Home' Trinidad and Tobago Guardian : July 1st 2014 Contents A8
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Why should we not be
weighed down by
setbacks in our
Bhagawan gently and
lovingly elucidates to
When the Asuras and Devas (Demons and Gods)
churned the Ocean of Milk (Ksheera Sagara), first came
poison. They did not give up the churning till they got the
Amrit (nectar of immortality). Regard your heart as the
Ocean of Milk and the intellect as the
Mandharamountain. Using your yearnings as the churn-
ing ropes, carry on the churning by reciting the Lord's
name. Do not mind if the first thing to come out is poi-
son. Go on churning till you get the nectar of divine
bliss. When you study the Bhagavad Gita, you will note
that it begins with Arjuna Vishaadha Yoga, the (the
despondency of Arjuna). But ultimately, Arjuna experi-
ences theVishvaruupa, the Cosmic Form of the Lord.
When God is pleased with you, the whole world
will be pleased with you. Therefore, let all your
efforts be towards pleasing God. - Baba.
Pursuant to Section 163 of the Insurance
Act1980, the following policies were reported
lost or destroyed.
Medical interns at UWI are ask-
ing to be transferred to Jamaica or
Barbados to avoid having to do a
new two-year internship instead of
the one-year programme they were
expecting to start next month.
Since Health Minister Dr Fuad
Khan's 11th-hour decision,
announced last week, to extend the
medical internship programme to
two years, they have written to Prof
Samuel Ramsewak, dean of the Fac-
ulty of Medical Sciences, University
of the West Indies, asking to be
moved to other campuses.
In a letter sent last Friday, hours
after Khan's announcement that the
new system would take effect on
August 1, the T&T Medical Students
Association (TTMSA) expressed con-
cern that the programme would not
achieve the desired results, whereas
if they transferred to the other UWI
campuses at Mona, Jamaica or Cave
Hill, Barbados, they could complete
their internship in the original time-
frame and would not fall under the
They are also worried that the new
regulations and consequent one-year
delay would prevent many of them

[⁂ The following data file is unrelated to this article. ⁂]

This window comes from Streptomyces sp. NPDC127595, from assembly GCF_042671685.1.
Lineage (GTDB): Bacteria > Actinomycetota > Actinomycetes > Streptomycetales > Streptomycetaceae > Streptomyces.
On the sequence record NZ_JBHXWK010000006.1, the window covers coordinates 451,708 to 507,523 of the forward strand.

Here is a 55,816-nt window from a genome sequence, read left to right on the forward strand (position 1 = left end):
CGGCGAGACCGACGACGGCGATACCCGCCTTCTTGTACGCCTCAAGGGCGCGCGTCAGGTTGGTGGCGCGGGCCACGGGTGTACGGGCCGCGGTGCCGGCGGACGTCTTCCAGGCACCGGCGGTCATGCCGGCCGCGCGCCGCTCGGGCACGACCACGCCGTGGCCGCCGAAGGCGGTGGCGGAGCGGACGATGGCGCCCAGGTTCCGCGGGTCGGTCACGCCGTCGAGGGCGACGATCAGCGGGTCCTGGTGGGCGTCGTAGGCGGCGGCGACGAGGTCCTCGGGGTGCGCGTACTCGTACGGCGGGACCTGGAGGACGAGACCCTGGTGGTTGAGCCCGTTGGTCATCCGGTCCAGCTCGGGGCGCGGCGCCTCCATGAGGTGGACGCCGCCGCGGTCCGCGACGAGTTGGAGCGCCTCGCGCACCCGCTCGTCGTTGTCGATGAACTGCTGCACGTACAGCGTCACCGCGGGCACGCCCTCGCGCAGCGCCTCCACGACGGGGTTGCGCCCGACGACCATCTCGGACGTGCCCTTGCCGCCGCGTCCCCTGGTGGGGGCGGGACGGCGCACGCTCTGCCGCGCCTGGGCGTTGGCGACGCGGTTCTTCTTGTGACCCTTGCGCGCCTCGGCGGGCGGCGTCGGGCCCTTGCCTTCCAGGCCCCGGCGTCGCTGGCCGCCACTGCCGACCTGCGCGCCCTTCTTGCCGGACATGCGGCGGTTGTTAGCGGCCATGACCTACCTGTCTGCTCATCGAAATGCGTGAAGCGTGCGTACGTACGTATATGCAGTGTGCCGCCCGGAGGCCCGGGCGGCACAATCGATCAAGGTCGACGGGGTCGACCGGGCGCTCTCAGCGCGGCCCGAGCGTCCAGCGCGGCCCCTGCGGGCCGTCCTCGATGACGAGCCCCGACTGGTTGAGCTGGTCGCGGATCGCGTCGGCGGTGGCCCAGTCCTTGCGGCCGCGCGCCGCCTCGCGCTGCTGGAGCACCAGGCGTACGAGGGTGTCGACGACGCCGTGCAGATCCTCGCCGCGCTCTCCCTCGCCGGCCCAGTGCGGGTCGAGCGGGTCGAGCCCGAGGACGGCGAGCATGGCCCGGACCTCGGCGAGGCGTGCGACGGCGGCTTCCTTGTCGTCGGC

from accessing specialist medical
In the letter on behalf of the
interns, president of the TTMSA,
Erron Ramdass, accused the Ministry
of Health of failing to consult with
He wrote: "The medical students
were not privy to any knowledge of
this decision until a week ago. This
new structure is being proposed to
begin as early as August 4, 2014.
"We believe, however, that inad-
have been done concerning the
change and so if implemented, it is
unlikely to achieve the goals desired."
The letter said the interns believed
the regulations governing their
internship and receipt of full regis-
tration as doctors should be stan-
dardised across all UWI campuses
and so they should not be subjected
to an extended internship period.
Ramdass added: "As a result, a
large number of the student popu-
lation from years one through five
have expressed interest in transfer-
ring to another campus outside of
Trinidad where the regulations of
the internship period are being
adhered to according to the policies
set by UWI."
On their behalf, he therefore asked
about the possibility of their being
Ramsewak could not be reached
for comment yesterday, as he was
out of the country and was expected
back next week.
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NEW TWO-YEAR PLAN
KHAN: STILL BACKING NEW PLAN
UK DOCTOR IN SUPPORT
A newspaper s bid to reduce the damages of over
$.5 million for defamation that it had been ordered
to pay backfired last week with the Appeal Court
instead increasing the figure by $200,000.
In a 65-page judgment delivered last Wednesday,
the court dismissed an appeal from the Trinidad Express
Newspapers, which was seeking to overturn the 2010
decision of a High Court judge ordering the newspaper
to pay former British West Indian Airways (BWIA) chief
executive Conrad Aleong $650,000.
The $850,000 award is the highest ever in T&T in
a case of multiple libel.
The lawsuit centred on a series of articles written
by investigative reporter Camini Marajh and published
between April 6 and May 4, 2003, which made alle-
gations about Aleong's management of the financially
troubled state carrier, subsequently restructured and
rebranded Caribbean Airlines Ltd.
Appellate judges Allan Mendonca, Peter Jamadar and
Maureen Rajnauth-Lee agreed with the trial's judge
findings. They felt, however, his award of damages
was inordinately low as he failed to consider several
aggravating factors which favoured increased compen-
sation, including Marajh's reputation for independence
and credibility, coupled with the large readership of the
newspaper. Rajnauth-Lee wrote: "In my view, this was
an extremely serious libel touching on the respondent's
(Aleong) personal integrity, professional reputation,
honour, loyalty and the core attributes of his person-
ality. There were serious doubts whether the respondent
could ever reclaim his reputation which had been sig-
"I do not consider the steps taken by the fourth
appellant (Marajh) to gather and publish the information
were responsible and fair or the products were the
product of responsible journalism."
While she acknowledged that the nature of the reports
was of public interest since the airline had been the
recipient of several government bailouts, Rajnauth-Lee
pointed out they contained multiple inaccuracies which
Marajh could have verified and corrected.
She also took issue with the tone of the articles,
which she said were neither balanced or neutral, as
Aleong's responses to the allegations were not fairly
Appeal Court ups libel
award by $200,000
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LAWYERS FOR BOTH SIDES
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